CAEP FEI | EM Sim Cases

In Featured, Featured Education Innovations (FEI) by Kyla CanersLeave a Comment

 Asad is a third year resident. This year, he will need to start running simulation scenarios with the junior residents in his program. He finds a few old sample cases in his sim lab, but they all strike him as low quality. He wonders, is there a FOAMed resource to help?


This Feature Educational Innovation (FEI), titled “EMSimCases” was originally posted by the CAEP EWG FEI Team on February 12, 2016 and answers the question: “Is there a curated, template-based, open-access repository of simulation cases?” A PDF version is available here.

Description of the Innovation


The goal of this innovation was to create a Free Open Access Medical education (#FOAMed) website dedicated to disseminating simulation cases for emergency medicine teachers.


Over the past 10 years there has been a veritable explosion of online resources.There is a burgeoning literature around #FOAMed resources online.2–7 There is a significant diversity in resources and online educational resources blossoming via this online movement. Since members of the FOAM movement utilize disruptive technologies such as blog platforms, the ease of publication and dissemination has increased extensively. This has led sceptics to question the quality of the resources generated. Many of the resources developed can be of variable quality. To ensure higher quality, some more scholarly blogs sites have begun to adopt quality improvement strategies, including peer review.8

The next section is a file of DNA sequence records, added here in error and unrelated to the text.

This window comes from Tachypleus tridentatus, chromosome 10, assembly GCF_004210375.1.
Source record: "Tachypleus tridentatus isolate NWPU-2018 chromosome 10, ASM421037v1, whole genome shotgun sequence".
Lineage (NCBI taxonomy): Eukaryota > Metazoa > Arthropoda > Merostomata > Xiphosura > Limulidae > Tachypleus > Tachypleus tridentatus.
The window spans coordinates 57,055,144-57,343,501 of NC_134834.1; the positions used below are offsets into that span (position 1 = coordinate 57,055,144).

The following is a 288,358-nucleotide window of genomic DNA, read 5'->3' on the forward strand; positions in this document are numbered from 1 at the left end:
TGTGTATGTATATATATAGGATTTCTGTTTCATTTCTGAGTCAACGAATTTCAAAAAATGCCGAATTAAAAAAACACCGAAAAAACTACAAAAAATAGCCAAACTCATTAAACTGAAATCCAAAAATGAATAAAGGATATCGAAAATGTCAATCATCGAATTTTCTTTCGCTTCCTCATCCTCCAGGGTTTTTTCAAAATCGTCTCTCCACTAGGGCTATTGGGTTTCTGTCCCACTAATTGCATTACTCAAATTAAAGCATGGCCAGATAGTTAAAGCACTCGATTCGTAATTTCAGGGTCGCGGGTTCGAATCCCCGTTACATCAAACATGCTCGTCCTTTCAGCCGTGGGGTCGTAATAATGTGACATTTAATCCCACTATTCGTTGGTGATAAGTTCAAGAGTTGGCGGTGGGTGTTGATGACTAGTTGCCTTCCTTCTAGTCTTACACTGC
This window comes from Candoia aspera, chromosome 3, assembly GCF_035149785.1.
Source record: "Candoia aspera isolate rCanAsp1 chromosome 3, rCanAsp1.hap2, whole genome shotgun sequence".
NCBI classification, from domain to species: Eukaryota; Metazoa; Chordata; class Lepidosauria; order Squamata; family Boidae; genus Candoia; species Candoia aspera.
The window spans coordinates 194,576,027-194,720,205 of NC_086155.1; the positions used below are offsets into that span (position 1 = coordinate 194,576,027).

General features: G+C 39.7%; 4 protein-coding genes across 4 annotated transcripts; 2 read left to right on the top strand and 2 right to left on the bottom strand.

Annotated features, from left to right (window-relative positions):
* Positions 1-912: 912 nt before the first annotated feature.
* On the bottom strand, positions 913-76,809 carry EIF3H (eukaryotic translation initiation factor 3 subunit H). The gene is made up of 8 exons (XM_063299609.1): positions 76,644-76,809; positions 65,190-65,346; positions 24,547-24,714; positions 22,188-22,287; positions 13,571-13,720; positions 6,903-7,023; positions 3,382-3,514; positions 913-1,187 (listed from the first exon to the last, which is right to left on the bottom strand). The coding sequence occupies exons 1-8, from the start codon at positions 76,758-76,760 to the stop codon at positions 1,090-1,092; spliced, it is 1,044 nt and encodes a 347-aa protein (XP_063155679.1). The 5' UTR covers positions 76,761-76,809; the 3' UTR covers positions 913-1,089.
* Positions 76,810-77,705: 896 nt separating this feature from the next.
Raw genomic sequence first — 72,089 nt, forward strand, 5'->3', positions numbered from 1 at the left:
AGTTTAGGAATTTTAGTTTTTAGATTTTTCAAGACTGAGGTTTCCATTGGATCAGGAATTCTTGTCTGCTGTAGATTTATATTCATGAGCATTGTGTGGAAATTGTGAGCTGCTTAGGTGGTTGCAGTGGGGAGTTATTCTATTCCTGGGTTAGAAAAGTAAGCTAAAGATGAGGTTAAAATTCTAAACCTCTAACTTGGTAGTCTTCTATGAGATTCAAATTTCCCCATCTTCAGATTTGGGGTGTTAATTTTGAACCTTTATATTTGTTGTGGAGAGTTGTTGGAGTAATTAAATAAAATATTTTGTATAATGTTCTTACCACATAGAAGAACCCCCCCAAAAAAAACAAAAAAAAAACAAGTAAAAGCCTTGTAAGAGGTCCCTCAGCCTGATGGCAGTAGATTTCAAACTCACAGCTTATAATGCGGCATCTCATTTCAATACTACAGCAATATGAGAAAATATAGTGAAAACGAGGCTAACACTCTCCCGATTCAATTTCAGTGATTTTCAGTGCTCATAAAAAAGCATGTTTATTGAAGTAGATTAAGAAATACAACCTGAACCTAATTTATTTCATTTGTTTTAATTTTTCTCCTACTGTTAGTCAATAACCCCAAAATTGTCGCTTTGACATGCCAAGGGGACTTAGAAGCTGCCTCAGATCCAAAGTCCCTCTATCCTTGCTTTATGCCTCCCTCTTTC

EMSimCases is one of the websites that has risen to the occasion of increasing the quality of online scholarship in simulation. With standardized, simple-to-use templates, EMSimCases is creating a rich database of cases under a creative commons license, allowing for teachers to borrow and adapt their cases for local use.


To ensure it is producing quality and evidence-based scenarios, the EMSimCases team has created a network of peer reviewers and editors to assist authors with reviewing their materials. By implementing these processes, websites like EMSimCases are part of a growing network of scholarly academic blogs that are worthy of being acknowledged as true avenues for robust scholarly activity, as recently endorsed by an international consensus document.6


Bi-monthly, EMSimCases publishes a peer-reviewed case, complete with objectives, completed templates, and visual stimuli. Occasionally, it also publishes simulation education posts to enrich the practice of simulation educators (see picture below for a screenshot of the website.)

To accomplish this, Drs. Caners and Kuuskne (the co-Editors-in-Chief) have formed a team of 13 people to help them with the behind-the-scenes work. Suffice it to say, each case is peer reviewed by two educators before it is finally disseminated via their blog platform.


In December 2015, EMSimCases has been up and running for 10 months. As of December 2015, they have published 29 posts so far (19 of them being cases and 10 educational posts).
Here are some of their most recent statistics:
  • Average visitors/month = 689
  • Average page views/month = 1 551
  • Total page views = 15 674
  • Total visitors = 6 944
In the last year, we’ve had 5 533 Canadians, 4 769 Americans, and 1 013 Australians visit the site (plus a wide array of people from a total of 108 countries).

Reflective Critique

The ultimate goal of EMSimCases is to serve as a database of high quality, peer-reviewed Emergency Medicine simulation cases. Once submitted, our medical student editors do a great job converting cases to our template. Our peer-review process has been streamlined using several key questions like “does the case have clear objectives?” and “does the case meet its stated objectives?” There is often a healthy debate around key patient management decisions or the architecture of the case progression. This is usually resolved with third and fourth party peer review. An important part of the peer review process is identifying thinking biases and coming to a general consensus regarding debatable learner actions.